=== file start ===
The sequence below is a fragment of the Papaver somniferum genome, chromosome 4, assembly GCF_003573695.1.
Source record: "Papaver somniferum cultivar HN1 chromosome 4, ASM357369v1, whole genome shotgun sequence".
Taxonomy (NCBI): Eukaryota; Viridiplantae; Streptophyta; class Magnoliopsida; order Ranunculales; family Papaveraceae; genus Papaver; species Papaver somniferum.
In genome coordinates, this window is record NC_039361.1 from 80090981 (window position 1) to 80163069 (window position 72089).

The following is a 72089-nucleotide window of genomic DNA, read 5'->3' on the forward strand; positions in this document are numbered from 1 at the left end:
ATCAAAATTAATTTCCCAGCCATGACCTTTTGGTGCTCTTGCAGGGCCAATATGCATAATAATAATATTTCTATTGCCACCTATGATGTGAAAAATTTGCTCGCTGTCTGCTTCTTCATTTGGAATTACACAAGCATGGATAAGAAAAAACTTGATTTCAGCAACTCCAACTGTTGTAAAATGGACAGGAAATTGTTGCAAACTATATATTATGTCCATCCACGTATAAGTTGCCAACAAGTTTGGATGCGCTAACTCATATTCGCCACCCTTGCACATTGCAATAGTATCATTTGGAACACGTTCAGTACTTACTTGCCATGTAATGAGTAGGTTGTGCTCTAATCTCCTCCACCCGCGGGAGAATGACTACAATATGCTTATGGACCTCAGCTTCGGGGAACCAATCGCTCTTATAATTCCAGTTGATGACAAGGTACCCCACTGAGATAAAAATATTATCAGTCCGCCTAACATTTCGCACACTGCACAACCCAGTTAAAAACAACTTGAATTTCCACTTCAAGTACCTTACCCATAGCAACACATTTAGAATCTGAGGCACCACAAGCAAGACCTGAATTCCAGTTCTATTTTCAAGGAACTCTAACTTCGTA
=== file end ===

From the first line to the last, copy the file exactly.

The sequence below is a fragment of the Papaver somniferum genome, chromosome 4, assembly GCF_003573695.1.
Source record: "Papaver somniferum cultivar HN1 chromosome 4, ASM357369v1, whole genome shotgun sequence".
Taxonomy (NCBI): Eukaryota; Viridiplantae; Streptophyta; class Magnoliopsida; order Ranunculales; family Papaveraceae; genus Papaver; species Papaver somniferum.
In genome coordinates, this window is record NC_039361.1 from 80090981 (window position 1) to 80163069 (window position 72089).

The following is a 72089-nucleotide window of genomic DNA, read 5'->3' on the forward strand; positions in this document are numbered from 1 at the left end:
ATCAAAATTAATTTCCCAGCCATGACCTTTTGGTGCTCTTGCAGGGCCAATATGCATAATAATAATATTTCTATTGCCACCTATGATGTGAAAAATTTGCTCGCTGTCTGCTTCTTCATTTGGAATTACACAAGCATGGATAAGAAAAAACTTGATTTCAGCAACTCCAACTGTTGTAAAATGGACAGGAAATTGTTGCAAACTATATATTATGTCCATCCACGTATAAGTTGCCAACAAGTTTGGATGCGCTAACTCATATTCGCCACCCTTGCACATTGCAATAGTATCATTTGGAACACGTTCAGTACTTACTTGCCATGTAATGAGTAGGTTGTGCTCTAATCTCCTCCACCCGCGGGAGAATGACTACAATATGCTTATGGACCTCAGCTTCGGGGAACCAATCGCTCTTATAATTCCAGTTGATGACAAGGTACCCCACTGAGATAAAAATATTATCAGTCCGCCTAACATTTCGCACACTGCACAACCCAGTTAAAAACAACTTGAATTTCCACTTCAAGTACCTTACCCATAGCAACACATTTAGAATCTGAGGCACCACAAGCAAGACCTGAATTCCAGTTCTATTTTCAAGGAACTCTAACTTCGTA